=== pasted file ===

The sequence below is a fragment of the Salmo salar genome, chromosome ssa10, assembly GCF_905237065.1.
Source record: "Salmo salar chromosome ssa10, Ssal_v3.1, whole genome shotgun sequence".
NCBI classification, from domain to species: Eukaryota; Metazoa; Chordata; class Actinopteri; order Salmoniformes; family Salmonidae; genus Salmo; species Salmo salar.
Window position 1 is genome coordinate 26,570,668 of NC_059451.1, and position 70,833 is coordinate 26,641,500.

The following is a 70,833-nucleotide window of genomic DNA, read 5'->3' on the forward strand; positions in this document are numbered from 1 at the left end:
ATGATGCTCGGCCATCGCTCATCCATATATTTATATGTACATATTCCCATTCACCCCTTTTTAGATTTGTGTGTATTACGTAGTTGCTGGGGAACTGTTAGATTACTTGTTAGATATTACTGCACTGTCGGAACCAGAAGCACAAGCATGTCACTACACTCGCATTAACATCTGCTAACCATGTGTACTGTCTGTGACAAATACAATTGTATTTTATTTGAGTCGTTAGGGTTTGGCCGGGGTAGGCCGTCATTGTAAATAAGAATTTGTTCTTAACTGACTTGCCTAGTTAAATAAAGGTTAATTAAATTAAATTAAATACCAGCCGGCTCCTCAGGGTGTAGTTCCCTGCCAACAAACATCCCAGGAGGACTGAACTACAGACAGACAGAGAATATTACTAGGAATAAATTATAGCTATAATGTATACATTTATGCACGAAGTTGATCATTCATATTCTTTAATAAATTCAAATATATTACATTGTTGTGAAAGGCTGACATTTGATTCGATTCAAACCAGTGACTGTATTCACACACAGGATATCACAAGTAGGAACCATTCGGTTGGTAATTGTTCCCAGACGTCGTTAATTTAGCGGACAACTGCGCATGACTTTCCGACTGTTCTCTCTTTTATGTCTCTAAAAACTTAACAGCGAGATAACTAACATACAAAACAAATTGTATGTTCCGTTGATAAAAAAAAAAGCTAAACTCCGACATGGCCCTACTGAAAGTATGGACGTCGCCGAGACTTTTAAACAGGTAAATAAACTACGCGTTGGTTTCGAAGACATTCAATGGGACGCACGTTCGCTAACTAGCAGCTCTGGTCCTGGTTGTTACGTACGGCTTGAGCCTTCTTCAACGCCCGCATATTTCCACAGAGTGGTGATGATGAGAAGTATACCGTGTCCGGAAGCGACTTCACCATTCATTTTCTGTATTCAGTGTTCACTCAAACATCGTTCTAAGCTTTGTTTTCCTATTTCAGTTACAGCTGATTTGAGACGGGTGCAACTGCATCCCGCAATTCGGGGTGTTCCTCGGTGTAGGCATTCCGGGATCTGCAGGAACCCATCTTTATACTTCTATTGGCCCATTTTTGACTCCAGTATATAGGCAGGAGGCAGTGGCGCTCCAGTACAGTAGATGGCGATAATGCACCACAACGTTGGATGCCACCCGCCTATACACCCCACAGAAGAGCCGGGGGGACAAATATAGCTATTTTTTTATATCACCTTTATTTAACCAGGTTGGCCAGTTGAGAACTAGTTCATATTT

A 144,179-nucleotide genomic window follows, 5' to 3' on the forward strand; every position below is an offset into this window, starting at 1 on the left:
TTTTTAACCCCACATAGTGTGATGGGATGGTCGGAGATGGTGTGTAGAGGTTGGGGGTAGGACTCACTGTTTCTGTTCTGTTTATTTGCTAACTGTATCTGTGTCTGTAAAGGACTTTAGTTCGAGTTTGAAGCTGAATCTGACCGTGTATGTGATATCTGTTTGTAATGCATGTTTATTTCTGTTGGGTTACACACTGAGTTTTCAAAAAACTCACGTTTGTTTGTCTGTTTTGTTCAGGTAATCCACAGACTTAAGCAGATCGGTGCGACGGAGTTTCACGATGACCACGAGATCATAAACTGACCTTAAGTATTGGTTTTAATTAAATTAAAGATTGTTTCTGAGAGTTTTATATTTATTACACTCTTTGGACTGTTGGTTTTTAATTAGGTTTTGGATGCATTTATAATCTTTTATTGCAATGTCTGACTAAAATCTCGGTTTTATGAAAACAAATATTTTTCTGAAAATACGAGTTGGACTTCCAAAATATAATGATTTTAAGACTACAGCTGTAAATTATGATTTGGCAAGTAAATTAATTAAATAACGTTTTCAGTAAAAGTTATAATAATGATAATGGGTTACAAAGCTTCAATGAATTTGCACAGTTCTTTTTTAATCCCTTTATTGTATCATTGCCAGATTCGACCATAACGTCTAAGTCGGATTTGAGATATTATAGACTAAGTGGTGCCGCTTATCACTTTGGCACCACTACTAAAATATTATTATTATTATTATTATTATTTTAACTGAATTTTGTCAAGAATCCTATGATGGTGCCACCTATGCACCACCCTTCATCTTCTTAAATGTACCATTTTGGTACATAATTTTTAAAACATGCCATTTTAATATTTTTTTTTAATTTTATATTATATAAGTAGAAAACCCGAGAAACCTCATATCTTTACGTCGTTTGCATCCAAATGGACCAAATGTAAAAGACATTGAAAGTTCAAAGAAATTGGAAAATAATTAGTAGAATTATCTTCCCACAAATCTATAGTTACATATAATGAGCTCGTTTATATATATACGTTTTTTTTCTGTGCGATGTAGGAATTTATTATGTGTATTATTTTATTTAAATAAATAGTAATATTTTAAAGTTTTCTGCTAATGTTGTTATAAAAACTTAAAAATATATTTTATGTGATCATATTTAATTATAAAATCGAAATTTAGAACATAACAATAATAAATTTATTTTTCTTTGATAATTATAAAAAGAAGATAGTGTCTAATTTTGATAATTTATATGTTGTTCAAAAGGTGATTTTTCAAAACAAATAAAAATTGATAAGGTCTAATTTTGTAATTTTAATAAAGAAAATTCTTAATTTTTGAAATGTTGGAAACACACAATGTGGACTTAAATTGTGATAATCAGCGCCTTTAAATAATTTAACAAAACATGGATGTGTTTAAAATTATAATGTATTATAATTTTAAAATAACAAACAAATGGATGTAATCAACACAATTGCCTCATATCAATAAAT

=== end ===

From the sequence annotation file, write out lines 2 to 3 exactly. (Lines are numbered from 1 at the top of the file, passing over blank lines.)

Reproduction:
Source record: "Salmo salar chromosome ssa10, Ssal_v3.1, whole genome shotgun sequence".
NCBI classification, from domain to species: Eukaryota; Metazoa; Chordata; class Actinopteri; order Salmoniformes; family Salmonidae; genus Salmo; species Salmo salar.